The Covid-19 pandemic is a major challenge for humanity. Consequently, it is also a major challenge for business, and thus a major ethical challenge for business. What are the implications of this terrible situation for business ethics?
An ethical approach always starts by the effort to face problem in a right way. A misplaced, misinformed, misunderstood situation will never have a moral solution. The initial step towards ethics is always a search for truth. Of course, in a dramatic phenomenon like this pandemic, this is a particularly hard task, as there are lots of doubts, confusions and myths surrounding the intense suffering. Nevertheless, precisely for this reason, the need for a serene and thoughtful approach is more necessary than ever.
A realistic approach implies, first of all, accepting this is a very real catastrophe, against the “negationist” stance, but also that it is not the end of the world, not even the start of a new world. We live in a time where every turn of the way announces epoch-changing events, allegedly invalidating everything we know. Many of the foulest ethical abuses of our epoch come from this arrogant attitude of throwing away the old rules with the supposedly obsolete order. A pandemic of this size, even if it has drastic effects on life and society, will keep us in the same world we know.
Besides, one of the most concealed, but also obvious aspects of the epidemics is the wedge between the private and common interest, paralyzing Adam Smith’s invisible hand. Potentially infected persons downplay the impact of their actions over the others, particularly because of the high costs of their own confinement. Consequently, a painful but indispensable attitude for ethics in this drama is strict obedience to the severe limitations impose by the authorities. Business life is undoubtedly one of the main victims of these impositions; but accepting them is a crucial, even if excruciating, aspect of today’s ethics.
The second step for an ethical approach is to take a positive outlook of the situation. This element is even harder than the search for truth, because the disease and the consequences it has on society are undeniably bad. However, the main force for positivity is never reality, but the way we look at reality. Just like love, it is in the eyes of the beholder.
Of course, like all ethical bearings, this requires great effort, as present circumstances represent properly the opposite of management. In the coronavirus whirlwind what dominates is a generalized lack of control. Events follow each other in a startling sequence, challenging human ability to access, understand, regulate, and even perceive them. Nobody knows what tomorrow brings.
Nevertheless, in settings as these, one must always remember the rational inexistence of the negative; the negative is simply the corrosion of the positive. Only good exists; evil is just the destruction of good, just as death is the lack of life, dark the absence of light, cold the privation of heat, etc. This logical principle, when applied to economic life, has an additional element. Production units never have problems, only business opportunities; opportunities that they can solve and prosper, or others will solve and prosper. Companies, in their nature, exist to solve difficulties. All the sectors of the economy derive from the main problems of humanity. If, by miracle, humans will one day achieve photosynthesis, most of agriculture and all food sector would vanish; if tomorrow we awoke with wings on our backs, the transportation sector would be in dire difficulties.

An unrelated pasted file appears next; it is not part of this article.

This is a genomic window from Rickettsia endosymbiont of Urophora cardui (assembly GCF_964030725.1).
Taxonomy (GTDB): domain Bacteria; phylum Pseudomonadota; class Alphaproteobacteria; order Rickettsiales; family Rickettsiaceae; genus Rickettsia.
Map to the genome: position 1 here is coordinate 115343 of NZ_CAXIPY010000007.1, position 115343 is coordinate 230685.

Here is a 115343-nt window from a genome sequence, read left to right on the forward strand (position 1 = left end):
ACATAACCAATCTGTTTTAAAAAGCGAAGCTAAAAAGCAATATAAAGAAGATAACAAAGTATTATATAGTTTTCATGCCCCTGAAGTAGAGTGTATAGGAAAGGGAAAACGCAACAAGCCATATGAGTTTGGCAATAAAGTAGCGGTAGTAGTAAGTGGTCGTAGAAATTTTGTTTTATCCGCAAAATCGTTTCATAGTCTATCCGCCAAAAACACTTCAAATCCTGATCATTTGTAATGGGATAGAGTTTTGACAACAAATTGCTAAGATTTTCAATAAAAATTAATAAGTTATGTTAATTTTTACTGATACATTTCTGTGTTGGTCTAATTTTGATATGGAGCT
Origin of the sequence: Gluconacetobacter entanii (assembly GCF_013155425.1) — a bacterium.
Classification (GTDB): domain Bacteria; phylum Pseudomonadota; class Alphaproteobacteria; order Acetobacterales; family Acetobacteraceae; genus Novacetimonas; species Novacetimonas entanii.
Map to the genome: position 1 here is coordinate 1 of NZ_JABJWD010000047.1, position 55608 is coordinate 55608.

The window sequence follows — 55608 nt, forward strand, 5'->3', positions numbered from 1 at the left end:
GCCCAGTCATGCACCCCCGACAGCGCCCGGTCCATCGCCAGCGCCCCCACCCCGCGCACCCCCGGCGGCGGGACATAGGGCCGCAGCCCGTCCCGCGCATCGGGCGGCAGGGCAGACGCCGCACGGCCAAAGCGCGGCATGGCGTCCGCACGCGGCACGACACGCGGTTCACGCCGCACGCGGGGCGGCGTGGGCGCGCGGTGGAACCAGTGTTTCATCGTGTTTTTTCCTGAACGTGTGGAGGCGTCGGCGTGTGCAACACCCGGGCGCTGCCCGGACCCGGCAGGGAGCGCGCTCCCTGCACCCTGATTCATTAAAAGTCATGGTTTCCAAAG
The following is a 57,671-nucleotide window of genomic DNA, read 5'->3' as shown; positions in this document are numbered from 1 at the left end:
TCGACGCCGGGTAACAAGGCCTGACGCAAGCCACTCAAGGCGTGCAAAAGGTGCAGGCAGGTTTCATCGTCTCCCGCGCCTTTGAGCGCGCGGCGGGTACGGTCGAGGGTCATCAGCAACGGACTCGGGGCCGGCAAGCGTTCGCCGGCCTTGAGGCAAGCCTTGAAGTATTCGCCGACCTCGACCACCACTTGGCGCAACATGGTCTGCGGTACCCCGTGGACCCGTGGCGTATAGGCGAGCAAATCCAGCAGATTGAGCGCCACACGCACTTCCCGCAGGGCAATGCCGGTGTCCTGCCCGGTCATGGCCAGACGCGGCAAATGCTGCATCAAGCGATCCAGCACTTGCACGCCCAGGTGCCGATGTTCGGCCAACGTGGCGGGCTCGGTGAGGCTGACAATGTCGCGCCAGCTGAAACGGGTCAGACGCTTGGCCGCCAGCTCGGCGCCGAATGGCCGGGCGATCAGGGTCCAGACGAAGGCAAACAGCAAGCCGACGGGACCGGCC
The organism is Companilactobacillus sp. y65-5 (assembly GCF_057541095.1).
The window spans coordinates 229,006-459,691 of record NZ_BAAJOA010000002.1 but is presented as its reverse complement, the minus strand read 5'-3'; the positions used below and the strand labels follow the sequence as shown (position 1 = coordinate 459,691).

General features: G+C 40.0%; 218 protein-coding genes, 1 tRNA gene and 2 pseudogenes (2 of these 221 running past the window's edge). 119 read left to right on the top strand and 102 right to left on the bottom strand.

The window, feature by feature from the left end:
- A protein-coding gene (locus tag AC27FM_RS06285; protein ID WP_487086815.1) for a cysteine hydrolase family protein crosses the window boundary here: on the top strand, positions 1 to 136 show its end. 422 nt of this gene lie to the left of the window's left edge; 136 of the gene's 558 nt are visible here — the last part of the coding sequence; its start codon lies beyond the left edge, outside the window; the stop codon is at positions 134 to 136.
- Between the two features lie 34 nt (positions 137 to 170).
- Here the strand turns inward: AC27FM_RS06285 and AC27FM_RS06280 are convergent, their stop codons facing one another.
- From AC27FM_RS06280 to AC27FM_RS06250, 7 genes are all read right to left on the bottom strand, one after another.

Covid-19 is a huge problem for the world, and thus the origin of lots of worthy business opportunities, by helping people cope with the many dimensions of suffering. All that is necessary is for managers to be able to find new ways of being useful. This requires, as we all know, the need for intense adaptation, imagination, creativity and foresight, the human characteristics in greater demand in periods of disaster. Each company, in its own environment, must adopt a positive view of the situation and make the most of the circumstances. The old principles that great businesses are born in recession times show this is possible.
Finally, in order to be ethical, one need not only to be just and useful, but also to be good. The terrible human and social consequences of the pandemic provide many occasions for assistance, support and solidarity. Besides, the virus is very unfair. It is true it infects all equally; but the economic impacts fall disproportionately on the poorer. Thus, the third step for a moral approach has to be mercy.
One may ask what the relation between mercy and business is. However, one needs only to face the reality of companies, avoiding abstract managerial and ideological models, to see that life on firms and markets is impossible without mercy. The heart of enterprise is, not greed, but collaboration and service.
Have a great and impactful week!

João Cesar das Neves
Full Professor
Católica Lisbon School of Business and Economics

This article refers to edition #71 of the "Have a Great and Impactful Week" Newsletter.
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